Four Things Contractors Must Know to Ensure Proper Compensation

03/10/2016 / David Hammargren

In a recent unpublished decision, the Minnesota Court of Appeals dealt with a common pitfall facing contractors in the form of contractual “notice of claim” provisions. In Contractors Edge, Inc. v. City of Mankato[1], the court held that a contractor’s claim for additional compensation was properly denied because the contractor did not follow the claim notice requirements in his contract.
 
The decision teaches contractors four important lessons:
1.         Always provide the written notice required by the claim procedures of your contract.
2.         Make sure you provide the notice in writing, where required, and that notice is provided to the proper individuals. Notice to the project engineer may not be sufficient.
3.         Follow all of the contract’s notice provisions. Do not assume that you can just provide the first notice and then wait until the end of the job to address a claim.
4.         Just because the contract incorporates MnDOT’s standard specifications does not mean that you can ignore the notice of claim procedures in the contract.
 
What Happened
In Contractors Edge, the contractor incurred additional expense and sought additional compensation and a time extension in a proposed change order as a result of additional work performed by the contractor. The contract included the Engineers Joint Contract Documents Committee (EJCDC) general conditions. The EJCDC General Conditions required that written notice of a claim for extra compensation be delivered to the engineer within 30 days of the event requiring extra compensation. It also required that an additional notice of the amount or extent of the claim and supporting documentation be delivered to the engineer and other party to the contract within 60 days of the event requiring extra compensation. The contractor notified the project engineer and the city’s chief inspector that it needed more money because of the extra work it was being required to perform. The project engineer signed a written change order increasing the contract sum by $160,722 and the duration of the contract by 40 days. The contractor performed the work, but the city engineer and the city council ultimately rejected the change order.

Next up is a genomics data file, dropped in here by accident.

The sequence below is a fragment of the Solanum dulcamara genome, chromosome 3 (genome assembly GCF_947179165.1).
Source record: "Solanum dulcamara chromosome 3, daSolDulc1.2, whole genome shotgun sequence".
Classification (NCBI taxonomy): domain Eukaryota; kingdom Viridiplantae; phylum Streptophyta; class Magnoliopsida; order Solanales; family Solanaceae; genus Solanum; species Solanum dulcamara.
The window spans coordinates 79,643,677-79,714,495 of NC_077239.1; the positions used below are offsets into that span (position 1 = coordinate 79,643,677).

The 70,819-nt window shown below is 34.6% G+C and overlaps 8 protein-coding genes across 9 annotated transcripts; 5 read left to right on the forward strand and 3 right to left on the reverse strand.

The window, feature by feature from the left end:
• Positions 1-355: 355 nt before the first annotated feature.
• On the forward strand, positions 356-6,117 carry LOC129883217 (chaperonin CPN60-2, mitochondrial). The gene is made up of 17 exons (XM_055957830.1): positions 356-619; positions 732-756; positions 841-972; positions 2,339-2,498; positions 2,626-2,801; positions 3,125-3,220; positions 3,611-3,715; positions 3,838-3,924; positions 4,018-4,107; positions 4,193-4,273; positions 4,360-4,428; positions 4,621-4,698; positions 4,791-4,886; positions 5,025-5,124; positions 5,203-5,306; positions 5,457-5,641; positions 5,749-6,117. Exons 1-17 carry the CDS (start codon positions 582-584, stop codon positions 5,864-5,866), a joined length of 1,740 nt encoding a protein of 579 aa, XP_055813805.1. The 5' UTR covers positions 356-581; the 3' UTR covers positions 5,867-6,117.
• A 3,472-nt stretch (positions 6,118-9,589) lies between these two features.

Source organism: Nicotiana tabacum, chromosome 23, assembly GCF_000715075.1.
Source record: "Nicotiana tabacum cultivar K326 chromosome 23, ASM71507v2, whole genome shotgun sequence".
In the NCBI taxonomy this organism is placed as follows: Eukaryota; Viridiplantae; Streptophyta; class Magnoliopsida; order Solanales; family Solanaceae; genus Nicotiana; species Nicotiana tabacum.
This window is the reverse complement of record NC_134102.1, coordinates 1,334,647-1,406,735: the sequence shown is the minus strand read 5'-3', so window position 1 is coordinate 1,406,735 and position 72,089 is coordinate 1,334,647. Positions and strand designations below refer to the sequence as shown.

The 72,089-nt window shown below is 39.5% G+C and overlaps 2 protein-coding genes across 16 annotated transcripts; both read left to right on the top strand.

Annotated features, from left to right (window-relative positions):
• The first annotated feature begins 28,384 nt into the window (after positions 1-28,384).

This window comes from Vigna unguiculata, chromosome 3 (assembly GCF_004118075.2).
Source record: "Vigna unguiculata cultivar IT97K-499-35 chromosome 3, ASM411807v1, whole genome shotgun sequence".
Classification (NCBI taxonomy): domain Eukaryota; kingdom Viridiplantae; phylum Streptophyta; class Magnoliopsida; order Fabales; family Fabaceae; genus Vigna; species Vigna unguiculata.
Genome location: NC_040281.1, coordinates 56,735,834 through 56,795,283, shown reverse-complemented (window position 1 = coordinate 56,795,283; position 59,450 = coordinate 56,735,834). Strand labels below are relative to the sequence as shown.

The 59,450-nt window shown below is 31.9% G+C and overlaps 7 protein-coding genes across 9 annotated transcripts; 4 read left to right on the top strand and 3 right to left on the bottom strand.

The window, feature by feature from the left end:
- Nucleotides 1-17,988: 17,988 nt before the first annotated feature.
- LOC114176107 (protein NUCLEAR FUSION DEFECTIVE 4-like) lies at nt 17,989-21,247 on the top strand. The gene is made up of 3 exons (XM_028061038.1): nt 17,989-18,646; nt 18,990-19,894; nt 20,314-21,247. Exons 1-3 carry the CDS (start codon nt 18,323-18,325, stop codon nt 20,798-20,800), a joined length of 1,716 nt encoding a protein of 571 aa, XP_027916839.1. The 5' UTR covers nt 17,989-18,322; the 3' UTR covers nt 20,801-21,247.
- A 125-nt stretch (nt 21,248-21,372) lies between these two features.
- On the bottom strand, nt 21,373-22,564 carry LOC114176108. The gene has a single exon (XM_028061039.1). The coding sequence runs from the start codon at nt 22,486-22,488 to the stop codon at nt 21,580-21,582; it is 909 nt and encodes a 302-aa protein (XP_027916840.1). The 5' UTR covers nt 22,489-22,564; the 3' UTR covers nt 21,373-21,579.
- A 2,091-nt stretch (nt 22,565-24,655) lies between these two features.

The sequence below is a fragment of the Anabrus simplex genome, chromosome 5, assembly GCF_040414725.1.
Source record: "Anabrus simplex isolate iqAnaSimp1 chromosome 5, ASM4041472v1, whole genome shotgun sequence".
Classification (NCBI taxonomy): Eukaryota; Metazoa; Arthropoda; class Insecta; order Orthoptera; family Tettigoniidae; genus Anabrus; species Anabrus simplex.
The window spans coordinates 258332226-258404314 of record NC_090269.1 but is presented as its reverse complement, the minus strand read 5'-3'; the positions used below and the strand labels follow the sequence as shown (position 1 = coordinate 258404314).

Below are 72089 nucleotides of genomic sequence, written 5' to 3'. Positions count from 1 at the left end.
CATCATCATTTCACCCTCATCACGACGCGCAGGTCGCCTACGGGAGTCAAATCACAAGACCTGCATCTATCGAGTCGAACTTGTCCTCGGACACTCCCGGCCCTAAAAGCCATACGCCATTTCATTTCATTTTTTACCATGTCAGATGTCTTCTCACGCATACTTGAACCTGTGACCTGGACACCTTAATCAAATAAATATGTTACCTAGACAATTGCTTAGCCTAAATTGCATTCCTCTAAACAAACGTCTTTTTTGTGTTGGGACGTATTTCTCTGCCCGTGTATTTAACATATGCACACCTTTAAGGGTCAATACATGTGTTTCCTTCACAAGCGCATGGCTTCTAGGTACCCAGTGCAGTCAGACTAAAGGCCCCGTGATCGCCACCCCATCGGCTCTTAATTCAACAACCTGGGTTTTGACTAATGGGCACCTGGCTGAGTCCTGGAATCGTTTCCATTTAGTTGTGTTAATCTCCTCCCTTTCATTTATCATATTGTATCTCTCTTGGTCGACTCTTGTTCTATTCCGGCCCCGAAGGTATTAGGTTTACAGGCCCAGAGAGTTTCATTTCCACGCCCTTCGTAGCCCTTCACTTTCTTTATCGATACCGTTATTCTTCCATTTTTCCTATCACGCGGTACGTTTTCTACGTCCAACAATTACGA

The city notified the contractor that it was rescinding the change order. The contractor submitted two letters demanding payment but, importantly, never submitted documentation supporting its claim. The project engineer denied the request for additional payment.
 
The Pitfall
The court analyzed how the contractor fell victim to this “pitfall”:
1. Change Order
The contractor was not allowed to recover under the change order because the change order did not meet the contract’s requirements. It was signed by the project engineer, but not the city. Although the contractor could have proven that the parties had established a course of dealing that ignored, or waived, contractual requirements regarding change orders or notice provisions, it did not do so in this case. Therefore, there was no enforceable change order.
 
2. Claim
The court also found that there was no waiver of the notice requirements in the contract’s claim procedure. Although the contractor had given the first, or 30-day, notice, it had never fulfilled the contract’s next notice requirement – it had not provided the extent of the claim and supporting documentation within 60 days. The claim was properly denied.
 
3. Force Account
The Contractor also made a “force account” claim because the contract incorporated MnDOT’s standard specifications. But the court concluded that the inclusion of the force account provisions did not change the fact that the contractor still had to comply with the contract’s claim notice requirements.



[1] Contractors Edge, Inc. v. City of Mankato, No. A14-0223, 2016 WL 102430 (Minn. Ct. App. Jan. 11, 2016).